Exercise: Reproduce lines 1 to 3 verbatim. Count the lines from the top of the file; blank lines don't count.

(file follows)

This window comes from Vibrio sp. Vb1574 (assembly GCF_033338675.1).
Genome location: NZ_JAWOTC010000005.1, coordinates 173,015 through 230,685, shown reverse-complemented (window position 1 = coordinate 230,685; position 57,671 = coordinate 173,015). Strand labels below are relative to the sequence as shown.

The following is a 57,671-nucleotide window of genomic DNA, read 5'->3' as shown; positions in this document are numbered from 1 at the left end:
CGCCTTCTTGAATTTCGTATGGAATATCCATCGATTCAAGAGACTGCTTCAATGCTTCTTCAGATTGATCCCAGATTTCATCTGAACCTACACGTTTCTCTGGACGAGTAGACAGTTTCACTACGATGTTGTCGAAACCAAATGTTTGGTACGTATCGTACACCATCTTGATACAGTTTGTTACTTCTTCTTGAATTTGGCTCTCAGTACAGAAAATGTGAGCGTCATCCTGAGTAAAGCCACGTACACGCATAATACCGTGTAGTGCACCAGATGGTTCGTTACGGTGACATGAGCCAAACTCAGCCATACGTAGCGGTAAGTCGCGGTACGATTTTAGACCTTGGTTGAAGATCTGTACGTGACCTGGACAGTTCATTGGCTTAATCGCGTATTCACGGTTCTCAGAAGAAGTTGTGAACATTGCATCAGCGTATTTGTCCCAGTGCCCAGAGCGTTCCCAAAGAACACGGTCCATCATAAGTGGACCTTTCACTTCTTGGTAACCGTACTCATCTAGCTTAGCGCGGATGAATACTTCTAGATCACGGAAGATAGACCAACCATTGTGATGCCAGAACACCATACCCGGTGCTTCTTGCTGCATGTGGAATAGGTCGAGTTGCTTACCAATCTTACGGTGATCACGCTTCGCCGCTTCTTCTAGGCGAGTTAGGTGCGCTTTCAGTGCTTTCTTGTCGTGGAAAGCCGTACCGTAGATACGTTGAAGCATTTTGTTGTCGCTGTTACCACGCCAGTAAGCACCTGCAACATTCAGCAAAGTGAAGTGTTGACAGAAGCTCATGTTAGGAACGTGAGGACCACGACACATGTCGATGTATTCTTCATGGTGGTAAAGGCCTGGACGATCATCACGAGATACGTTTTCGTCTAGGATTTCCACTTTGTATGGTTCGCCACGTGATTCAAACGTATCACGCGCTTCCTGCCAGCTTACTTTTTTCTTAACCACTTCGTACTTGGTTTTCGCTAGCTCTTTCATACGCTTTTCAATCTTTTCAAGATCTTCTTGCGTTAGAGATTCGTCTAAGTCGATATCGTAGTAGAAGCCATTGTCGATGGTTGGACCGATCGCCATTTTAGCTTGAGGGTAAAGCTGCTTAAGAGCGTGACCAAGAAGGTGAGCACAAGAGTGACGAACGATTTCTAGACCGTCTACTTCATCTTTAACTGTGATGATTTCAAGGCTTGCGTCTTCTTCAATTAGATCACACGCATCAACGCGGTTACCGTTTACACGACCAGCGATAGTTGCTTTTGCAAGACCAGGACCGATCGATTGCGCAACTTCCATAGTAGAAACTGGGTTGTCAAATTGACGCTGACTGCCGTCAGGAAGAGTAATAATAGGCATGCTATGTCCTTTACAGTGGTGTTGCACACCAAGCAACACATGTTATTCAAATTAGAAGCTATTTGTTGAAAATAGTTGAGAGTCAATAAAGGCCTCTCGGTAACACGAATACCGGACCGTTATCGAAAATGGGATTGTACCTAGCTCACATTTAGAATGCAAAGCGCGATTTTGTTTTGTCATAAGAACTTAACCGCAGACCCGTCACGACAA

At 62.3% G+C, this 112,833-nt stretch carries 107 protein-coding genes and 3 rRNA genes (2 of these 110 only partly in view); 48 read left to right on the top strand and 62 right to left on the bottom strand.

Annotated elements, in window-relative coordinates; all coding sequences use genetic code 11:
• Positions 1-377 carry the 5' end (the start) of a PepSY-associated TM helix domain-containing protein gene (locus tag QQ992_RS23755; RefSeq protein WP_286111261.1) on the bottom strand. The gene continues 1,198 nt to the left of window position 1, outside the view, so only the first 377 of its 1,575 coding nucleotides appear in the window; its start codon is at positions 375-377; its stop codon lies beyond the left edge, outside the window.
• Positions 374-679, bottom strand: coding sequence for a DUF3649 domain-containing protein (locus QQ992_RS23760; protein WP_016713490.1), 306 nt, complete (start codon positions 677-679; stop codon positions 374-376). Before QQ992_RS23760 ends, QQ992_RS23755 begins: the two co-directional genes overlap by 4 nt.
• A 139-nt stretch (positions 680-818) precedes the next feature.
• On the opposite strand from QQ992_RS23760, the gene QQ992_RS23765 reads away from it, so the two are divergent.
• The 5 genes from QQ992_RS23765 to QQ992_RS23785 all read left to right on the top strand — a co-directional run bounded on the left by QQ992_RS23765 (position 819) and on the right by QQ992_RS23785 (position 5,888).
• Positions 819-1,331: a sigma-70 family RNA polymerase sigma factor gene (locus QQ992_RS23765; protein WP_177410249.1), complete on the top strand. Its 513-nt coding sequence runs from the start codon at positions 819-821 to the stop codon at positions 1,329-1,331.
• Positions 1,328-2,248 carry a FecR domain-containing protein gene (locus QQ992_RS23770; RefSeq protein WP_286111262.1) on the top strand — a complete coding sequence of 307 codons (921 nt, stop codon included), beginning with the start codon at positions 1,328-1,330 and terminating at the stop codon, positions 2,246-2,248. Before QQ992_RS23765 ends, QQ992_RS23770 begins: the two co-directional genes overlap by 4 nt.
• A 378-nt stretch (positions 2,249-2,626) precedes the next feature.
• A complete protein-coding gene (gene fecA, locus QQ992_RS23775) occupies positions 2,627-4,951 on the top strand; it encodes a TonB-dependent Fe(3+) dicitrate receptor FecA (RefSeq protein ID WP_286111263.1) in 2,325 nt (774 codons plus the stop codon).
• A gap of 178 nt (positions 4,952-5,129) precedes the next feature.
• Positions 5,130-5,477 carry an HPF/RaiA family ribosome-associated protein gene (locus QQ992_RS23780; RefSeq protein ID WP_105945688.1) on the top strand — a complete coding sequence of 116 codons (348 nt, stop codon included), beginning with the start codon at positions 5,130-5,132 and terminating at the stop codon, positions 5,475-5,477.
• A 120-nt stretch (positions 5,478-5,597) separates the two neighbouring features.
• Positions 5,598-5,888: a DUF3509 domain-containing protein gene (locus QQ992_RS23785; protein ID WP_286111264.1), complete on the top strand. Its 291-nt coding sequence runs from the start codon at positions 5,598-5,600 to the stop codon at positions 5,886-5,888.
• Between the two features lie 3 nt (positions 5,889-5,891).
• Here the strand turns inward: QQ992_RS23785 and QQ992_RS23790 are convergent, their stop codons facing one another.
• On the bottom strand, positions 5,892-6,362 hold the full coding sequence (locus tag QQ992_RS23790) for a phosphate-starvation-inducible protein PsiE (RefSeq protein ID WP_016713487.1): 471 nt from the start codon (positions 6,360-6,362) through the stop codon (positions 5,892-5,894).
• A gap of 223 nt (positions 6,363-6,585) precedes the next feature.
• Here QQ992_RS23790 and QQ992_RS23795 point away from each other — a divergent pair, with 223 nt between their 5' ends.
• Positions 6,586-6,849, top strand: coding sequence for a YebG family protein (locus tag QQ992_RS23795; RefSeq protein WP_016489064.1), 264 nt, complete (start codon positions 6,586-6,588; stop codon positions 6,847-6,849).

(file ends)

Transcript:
This window comes from Vibrio sp. Vb1574 (assembly GCF_033338675.1).
Genome location: NZ_JAWOTC010000005.1, coordinates 173,015 through 230,685, shown reverse-complemented (window position 1 = coordinate 230,685; position 57,671 = coordinate 173,015). Strand labels below are relative to the sequence as shown.

The following is a 57,671-nucleotide window of genomic DNA, read 5'->3' as shown; positions in this document are numbered from 1 at the left end: